How Nasal Foralumab Affects Healthy Immune System: Study
Trial of 27 healthy adults show greatest benefits with 50 mcg dose
Foralumab nasal spray, an experimental therapy by Tiziana Life Sciences that’s being tested for multiple sclerosis and other autoimmune and nervous system diseases, was found to be safe and able to modulate the immune system in healthy volunteers, a study has found.
Researchers failed to detect antibodies targeting foralumab in the bloodstream, which means the therapy does not trigger an unwanted immune response against itself.
These results were observed at a dose of 50 micrograms (mcg), the same that’s being used in six people with non-active secondary progressive multiple sclerosis (SPMS) who are receiving the therapy under expanded access programs.
“The finding that the immune effects were predominately observed at the 50 [mcg] dose rather than the lower and higher doses studied was intriguing,” Matthew Davis, MD, chief medical officer of Tiziana, said in a company press release.
The study, “Nasal administration of anti-CD3 monoclonal antibody modulates effector CD8+ T cell function and induces a regulatory response in T cells in human subjects,” was published in Frontiers in Immunology.
Phase 2 clinical trial for non-active SPMS planned for 2023
The 50 mcg dose is also one of the options to be tested in a placebo-controlled Phase 2 clinical trial for people with non-active SPMS that is expected to launch in 2023.
Foralumab is an antibody that’s been designed to reduce inflammation by binding to and blocking CD3, a protein found on the surface of immune T-cells. This lessens the activity of T-cells that contribute to damaging immune responses, while increasing the activity of regulatory T-cells, a group of cells that work to prevent abnormal immune reactions.
While a major bottleneck for antibody-based therapies is their risk of side effects, foralumab is designed to minimize its binding to unwanted targets. Its administration into the nose is also expected to result in fewer adverse events compared with other routes of administration.
In the study, researchers at Brigham and Women’s Hospital and Harvard Medical School in Boston set out to investigate the safety of intranasal foralumab in humans and determine exactly how it changes the immune system.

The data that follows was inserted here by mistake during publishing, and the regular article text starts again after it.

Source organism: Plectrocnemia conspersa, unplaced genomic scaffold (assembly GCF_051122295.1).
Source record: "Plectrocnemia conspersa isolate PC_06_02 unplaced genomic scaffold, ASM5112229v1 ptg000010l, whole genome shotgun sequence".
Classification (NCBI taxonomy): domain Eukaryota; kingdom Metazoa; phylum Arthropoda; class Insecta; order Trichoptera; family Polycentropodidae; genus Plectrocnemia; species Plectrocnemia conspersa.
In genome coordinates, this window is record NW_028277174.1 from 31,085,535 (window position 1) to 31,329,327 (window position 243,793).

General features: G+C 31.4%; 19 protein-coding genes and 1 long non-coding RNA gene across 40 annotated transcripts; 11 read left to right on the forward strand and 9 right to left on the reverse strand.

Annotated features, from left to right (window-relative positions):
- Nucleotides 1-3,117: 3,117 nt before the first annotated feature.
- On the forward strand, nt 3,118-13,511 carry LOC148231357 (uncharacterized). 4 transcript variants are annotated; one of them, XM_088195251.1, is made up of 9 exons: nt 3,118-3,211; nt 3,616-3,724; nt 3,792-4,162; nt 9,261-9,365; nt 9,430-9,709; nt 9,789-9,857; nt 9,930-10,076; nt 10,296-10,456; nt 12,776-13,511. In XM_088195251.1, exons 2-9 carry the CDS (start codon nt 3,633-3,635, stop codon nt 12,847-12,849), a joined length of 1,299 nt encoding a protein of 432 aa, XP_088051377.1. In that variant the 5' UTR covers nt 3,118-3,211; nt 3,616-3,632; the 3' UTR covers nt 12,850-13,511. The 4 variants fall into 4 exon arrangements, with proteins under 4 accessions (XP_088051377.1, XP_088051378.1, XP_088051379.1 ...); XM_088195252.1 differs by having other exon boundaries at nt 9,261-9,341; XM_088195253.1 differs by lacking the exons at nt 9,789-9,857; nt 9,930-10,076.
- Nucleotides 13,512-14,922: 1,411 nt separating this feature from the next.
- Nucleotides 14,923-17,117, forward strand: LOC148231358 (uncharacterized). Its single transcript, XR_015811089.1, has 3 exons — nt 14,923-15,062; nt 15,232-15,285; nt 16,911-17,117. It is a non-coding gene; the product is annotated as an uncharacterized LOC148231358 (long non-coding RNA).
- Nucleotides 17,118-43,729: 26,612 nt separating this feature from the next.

The study included 27 healthy volunteers, ages 19 to 65, who were randomly assigned to three doses of intranasal foralumab — 10, 50, or 250 mcg — or a placebo, given daily for five days. All volunteers were then monitored for side effects and immune parameters on days 7, 14, and 30 after treatment.
The finding that the immune effects were predominately observed at the 50 [mcg] dose rather than the lower and higher doses studied was intriguing
Results showed that intranasal foralumab was well-tolerated, with no systemic side effects reported at any dose. Moreover, none of the volunteers developed antibodies against foralumab or experienced Epstein-barr virus reactivation, which is sometimes seen when CD3 antibodies are injected intravenously, or directly into the bloodstream.
To understand how foralumab affects immune cells, the researchers looked at the two main types of T-cells: CD4 and CD8 T-cells. The big difference between the two is that CD4 T-cells assist other cells to mount an immune response, whereas CD8 T-cells directly induce the death of cells that are deemed dangerous or no longer needed by the body.
Interestingly, the biologic effect of intranasal foralumab was markedly different from that seen with intravenous CD3 antibodies. Rather than acting on the T-cells circulating in the blood, the treatment acts on the mucosa and travels to the cervical lymph nodes — immune structures where most immune cells are matured.
Also, foralumab’s effects included a reduction in the number of CD8 memory T-cells — a type of CD8 T-cells that remember previous pathogens and respond quickly to a new encounter — and in the levels of proteins used by these cells to induce the death of pathogens.
The CD8 T-cells also acquired a regulatory function, as they were able to kill CD4 T-cells. There was also an increase in naïve CD4 and CD8 T-cells, which are T-cells that have never encountered an antigen (any substance that can trigger an immune response).
Foralumab led to reduction in cells primed to attack body’s own tissues
These changes suggested an overall reduction in cells primed to attack the body’s own tissues and able to cause excessive immune responses, which would translate in less inflammation and nerve system damage.
Notably, the greatest benefits were seen with the 50 mcg dose. However, the team believes this is “likely due to the partial signaling that occurs at intermediate doses which favors the induction of regulatory cells.”
The team also examined which genes were turned on or off after treatment with foralumab, which confirmed the changes toward less inflammation.
“Foralumab is a novel form of immunotherapy therapy for the treatment of patients with progressive neurologic disease in which microglial [most prominent immune cells of the central nervous system] activation occurs including MS,” the researchers concluded.